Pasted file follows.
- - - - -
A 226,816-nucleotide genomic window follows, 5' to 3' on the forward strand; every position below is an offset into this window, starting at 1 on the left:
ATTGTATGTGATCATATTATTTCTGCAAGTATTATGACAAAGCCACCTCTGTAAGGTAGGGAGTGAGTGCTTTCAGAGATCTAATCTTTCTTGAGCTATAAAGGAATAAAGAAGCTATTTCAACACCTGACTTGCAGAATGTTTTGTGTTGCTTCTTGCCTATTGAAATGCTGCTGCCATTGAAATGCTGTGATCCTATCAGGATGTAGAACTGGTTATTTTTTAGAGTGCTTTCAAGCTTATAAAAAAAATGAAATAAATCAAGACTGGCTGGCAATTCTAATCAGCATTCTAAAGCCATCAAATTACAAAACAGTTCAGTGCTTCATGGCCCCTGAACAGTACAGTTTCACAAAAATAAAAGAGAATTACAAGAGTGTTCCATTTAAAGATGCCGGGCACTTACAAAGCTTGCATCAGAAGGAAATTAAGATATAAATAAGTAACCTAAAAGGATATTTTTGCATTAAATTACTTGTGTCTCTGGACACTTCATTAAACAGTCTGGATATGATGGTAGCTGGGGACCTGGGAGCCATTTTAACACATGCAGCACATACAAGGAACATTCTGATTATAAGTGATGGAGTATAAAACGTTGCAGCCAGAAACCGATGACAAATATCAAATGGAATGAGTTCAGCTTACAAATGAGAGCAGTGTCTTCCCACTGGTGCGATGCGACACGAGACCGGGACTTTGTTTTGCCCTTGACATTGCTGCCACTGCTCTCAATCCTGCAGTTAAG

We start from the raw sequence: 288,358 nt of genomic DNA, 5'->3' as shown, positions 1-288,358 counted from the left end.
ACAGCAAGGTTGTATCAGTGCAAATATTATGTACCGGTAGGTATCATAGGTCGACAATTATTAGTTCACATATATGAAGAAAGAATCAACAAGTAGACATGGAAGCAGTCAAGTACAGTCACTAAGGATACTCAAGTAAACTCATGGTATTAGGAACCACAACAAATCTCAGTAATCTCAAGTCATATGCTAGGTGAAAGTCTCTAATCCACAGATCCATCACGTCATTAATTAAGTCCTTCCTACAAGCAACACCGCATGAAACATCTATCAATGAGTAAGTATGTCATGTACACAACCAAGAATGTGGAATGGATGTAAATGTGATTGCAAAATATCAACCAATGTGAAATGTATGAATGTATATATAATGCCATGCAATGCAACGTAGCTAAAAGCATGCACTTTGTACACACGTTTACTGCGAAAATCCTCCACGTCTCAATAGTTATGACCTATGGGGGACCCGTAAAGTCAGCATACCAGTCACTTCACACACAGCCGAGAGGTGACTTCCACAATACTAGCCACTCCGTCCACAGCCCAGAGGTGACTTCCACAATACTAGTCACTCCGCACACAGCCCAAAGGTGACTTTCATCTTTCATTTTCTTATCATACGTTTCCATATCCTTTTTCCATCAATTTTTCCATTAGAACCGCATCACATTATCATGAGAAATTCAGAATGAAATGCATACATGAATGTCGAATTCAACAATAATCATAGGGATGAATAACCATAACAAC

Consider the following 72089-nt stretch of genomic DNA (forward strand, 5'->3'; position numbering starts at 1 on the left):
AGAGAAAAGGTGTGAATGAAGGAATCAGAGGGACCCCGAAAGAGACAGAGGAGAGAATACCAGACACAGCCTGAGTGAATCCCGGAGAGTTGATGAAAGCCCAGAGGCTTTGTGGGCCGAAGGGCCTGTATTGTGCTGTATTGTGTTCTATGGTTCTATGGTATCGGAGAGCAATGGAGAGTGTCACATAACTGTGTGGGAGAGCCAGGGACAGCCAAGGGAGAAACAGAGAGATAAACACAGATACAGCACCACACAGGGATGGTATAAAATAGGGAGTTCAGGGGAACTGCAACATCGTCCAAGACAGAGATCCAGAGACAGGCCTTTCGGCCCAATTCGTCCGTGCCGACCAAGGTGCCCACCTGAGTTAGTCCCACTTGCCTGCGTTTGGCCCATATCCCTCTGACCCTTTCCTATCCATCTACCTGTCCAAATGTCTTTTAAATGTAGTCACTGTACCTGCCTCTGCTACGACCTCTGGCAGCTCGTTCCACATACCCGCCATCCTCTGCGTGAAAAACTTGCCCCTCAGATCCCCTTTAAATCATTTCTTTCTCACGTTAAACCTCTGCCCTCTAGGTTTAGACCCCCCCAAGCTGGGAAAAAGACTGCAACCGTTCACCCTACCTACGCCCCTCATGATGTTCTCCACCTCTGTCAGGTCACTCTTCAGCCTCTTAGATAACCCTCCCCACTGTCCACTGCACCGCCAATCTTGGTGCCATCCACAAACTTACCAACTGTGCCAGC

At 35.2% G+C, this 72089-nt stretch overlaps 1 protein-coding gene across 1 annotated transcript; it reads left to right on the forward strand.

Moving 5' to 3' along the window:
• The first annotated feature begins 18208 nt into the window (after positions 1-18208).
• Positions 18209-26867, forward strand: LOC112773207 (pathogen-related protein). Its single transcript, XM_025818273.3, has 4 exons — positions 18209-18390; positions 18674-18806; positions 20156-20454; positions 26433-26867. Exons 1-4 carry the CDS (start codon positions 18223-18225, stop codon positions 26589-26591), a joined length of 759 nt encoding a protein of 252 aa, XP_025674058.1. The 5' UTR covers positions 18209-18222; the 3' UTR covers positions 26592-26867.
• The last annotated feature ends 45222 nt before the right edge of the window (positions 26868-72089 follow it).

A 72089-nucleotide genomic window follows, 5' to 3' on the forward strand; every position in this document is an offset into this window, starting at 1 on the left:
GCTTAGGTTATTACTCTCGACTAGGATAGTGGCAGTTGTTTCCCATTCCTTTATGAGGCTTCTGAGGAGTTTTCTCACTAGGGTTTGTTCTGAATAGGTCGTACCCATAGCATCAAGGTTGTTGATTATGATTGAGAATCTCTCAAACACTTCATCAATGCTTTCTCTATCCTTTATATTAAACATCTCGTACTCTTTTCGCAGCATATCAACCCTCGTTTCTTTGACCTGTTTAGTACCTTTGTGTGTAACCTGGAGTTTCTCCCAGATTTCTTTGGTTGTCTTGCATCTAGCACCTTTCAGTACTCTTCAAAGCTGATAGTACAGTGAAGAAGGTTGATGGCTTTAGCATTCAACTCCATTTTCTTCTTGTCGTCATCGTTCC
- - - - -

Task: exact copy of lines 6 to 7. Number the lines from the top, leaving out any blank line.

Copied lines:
AGAGAAAAGGTGTGAATGAAGGAATCAGAGGGACCCCGAAAGAGACAGAGGAGAGAATACCAGACACAGCCTGAGTGAATCCCGGAGAGTTGATGAAAGCCCAGAGGCTTTGTGGGCCGAAGGGCCTGTATTGTGCTGTATTGTGTTCTATGGTTCTATGGTATCGGAGAGCAATGGAGAGTGTCACATAACTGTGTGGGAGAGCCAGGGACAGCCAAGGGAGAAACAGAGAGATAAACACAGATACAGCACCACACAGGGATGGTATAAAATAGGGAGTTCAGGGGAACTGCAACATCGTCCAAGACAGAGATCCAGAGACAGGCCTTTCGGCCCAATTCGTCCGTGCCGACCAAGGTGCCCACCTGAGTTAGTCCCACTTGCCTGCGTTTGGCCCATATCCCTCTGACCCTTTCCTATCCATCTACCTGTCCAAATGTCTTTTAAATGTAGTCACTGTACCTGCCTCTGCTACGACCTCTGGCAGCTCGTTCCACATACCCGCCATCCTCTGCGTGAAAAACTTGCCCCTCAGATCCCCTTTAAATCATTTCTTTCTCACGTTAAACCTCTGCCCTCTAGGTTTAGACCCCCCCAAGCTGGGAAAAAGACTGCAACCGTTCACCCTACCTACGCCCCTCATGATGTTCTCCACCTCTGTCAGGTCACTCTTCAGCCTCTTAGATAACCCTCCCCACTGTCCACTGCACCGCCAATCTTGGTGCCATCCACAAACTTACCAACTGTGCCAGC

At 35.2% G+C, this 72089-nt stretch overlaps 1 protein-coding gene across 1 annotated transcript; it reads left to right on the forward strand.